As an infant, Alice Thorton is found abandoned in a canoe. Adopted by a young childless couple, she is raised with no knowledge of her family’s history, especially that of her strong female forebears—Eleonora, Signe, and Sophie—who hold a special place in the history of their small town of Kettleborough, New Hampshire. Still, as Alice grows up aching for an acceptance she can't quite imagine, she feels a mysterious pull to Kettleborough’s lake and the island at its center, both of which will help provide the key to unlocking the truth of her past.
Resonant with atmosphere, Lake People is a memorable and luminous debut about criss-crossing lives, the interweaving of family history and individual fact, and the intangible connections we feel to the place where we were born.
“Woven with secrets, danger, and a family history both magical and dark, Lake People held me spellbound until the last haunting page.” —Amy Greene, author of Bloodroot
“Skillfully executed. . . . Redolent of the secrets that haunt small-town life…. Suggests comparison to authors like Marilynne Robinson and Alice Munro” —Minneapolis Star Tribune
“Beautifully precise. . . . In Lake People, secrets are kept, secrets are told: Abi Maxwell . . . turns experiences into myths and locales into symbols.” —Jane Smiley, Harper's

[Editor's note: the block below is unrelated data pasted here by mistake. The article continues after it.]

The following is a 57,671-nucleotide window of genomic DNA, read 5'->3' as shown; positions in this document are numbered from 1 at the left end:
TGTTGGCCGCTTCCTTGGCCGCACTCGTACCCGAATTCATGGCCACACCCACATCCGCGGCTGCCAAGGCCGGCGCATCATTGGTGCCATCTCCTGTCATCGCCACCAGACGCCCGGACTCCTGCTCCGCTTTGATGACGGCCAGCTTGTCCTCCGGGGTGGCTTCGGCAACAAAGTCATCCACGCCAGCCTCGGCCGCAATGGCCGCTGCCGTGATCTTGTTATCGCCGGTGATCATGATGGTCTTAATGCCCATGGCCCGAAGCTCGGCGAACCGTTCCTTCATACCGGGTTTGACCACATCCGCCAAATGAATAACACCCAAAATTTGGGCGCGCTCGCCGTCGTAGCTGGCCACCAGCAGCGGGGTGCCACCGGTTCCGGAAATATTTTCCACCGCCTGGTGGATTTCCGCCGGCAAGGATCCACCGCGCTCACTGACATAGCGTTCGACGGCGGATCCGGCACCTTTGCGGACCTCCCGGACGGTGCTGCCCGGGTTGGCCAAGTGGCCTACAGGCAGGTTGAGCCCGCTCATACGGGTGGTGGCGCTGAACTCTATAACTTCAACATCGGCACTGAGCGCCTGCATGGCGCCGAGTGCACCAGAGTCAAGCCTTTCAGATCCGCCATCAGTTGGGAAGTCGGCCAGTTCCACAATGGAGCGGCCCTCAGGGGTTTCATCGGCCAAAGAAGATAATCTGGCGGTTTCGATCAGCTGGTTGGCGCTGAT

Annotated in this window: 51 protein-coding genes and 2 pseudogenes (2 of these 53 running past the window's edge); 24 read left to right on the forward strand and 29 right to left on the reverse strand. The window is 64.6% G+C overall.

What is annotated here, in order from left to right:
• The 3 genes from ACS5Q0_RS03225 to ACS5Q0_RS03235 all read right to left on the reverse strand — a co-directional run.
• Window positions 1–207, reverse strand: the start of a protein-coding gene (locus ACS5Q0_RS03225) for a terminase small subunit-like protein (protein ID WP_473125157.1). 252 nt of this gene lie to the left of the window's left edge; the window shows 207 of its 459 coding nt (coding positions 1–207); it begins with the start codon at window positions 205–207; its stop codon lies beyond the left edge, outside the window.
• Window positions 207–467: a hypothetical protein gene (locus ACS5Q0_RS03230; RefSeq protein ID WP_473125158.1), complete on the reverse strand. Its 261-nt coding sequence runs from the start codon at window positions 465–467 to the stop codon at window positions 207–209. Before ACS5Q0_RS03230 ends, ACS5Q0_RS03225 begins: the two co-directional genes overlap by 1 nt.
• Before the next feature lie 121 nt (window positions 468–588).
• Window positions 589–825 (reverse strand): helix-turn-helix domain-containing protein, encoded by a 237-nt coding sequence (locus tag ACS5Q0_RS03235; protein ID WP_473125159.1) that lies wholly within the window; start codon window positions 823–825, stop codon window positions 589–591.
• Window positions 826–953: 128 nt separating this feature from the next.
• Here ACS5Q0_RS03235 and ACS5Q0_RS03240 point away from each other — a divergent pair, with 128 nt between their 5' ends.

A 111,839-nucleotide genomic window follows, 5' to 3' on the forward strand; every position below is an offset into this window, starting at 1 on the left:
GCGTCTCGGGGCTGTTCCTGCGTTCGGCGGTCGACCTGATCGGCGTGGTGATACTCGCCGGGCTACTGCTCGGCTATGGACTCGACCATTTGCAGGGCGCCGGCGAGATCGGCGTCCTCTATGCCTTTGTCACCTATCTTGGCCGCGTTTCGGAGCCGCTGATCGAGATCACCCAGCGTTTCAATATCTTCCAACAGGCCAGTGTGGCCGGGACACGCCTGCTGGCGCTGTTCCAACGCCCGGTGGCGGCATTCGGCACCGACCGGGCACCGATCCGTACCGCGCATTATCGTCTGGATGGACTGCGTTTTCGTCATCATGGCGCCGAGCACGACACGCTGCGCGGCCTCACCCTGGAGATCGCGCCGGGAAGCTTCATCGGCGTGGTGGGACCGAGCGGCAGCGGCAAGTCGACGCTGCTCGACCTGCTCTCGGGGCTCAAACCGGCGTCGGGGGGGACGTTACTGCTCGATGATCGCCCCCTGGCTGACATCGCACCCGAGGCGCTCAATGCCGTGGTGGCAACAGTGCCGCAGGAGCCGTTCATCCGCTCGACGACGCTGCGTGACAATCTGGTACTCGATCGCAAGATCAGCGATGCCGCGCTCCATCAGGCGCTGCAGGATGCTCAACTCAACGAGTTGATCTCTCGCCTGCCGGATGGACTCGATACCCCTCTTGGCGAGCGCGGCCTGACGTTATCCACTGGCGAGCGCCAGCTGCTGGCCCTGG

“Readers who love deep, dark, rich, multi-character, multi-generation literary novels will gobble up this one like a case of their favorite bonbons.” —The New York Journal of Books
“A stunning book that captivated me completely. . . . A beautiful offering from a talented local writer who shows enormous promise as a first-rate novelist.” —Paul Collins, The Telegraph (Nashua, NH)
“I read this novel almost without stopping—it’s a riveting book, with quiet lyrical power. It’s also inventive, wonderfully strange, hard-headed, and genuinely enchanting. A very impressive debut.” —Joan Silber, author of National Book Award finalist Ideas of Heaven
“Full of missing family, Maxwell’s debut novel begins and ends with Alice. . . . Maxwell’s writing has a whispery, brooding, atmospheric feel that conveys Alice’s fragility while capturing both the lushness of the region and its claustrophobic effect on Alice. . . . Compelling.” —Library Journal
“Lake People is intricate, lovely and wise. Abi Maxwell trusts her stories and her talent, and the result is that rarity among first novels—one that possesses the substance and burnish of a classic.” —Deirdre McNamer, author of Red Rover
“A powerful sense of place pervades Maxwell’s accomplished debut . . . . Luminous.” —Booklist
“Lake People is one of the most astonishing novels I have read in a decade. Abi Maxwell steps into the literary world with a book that rivals Marilynne Robinson’s Housekeeping.” —Debra Magpie Earling, author of Perma Red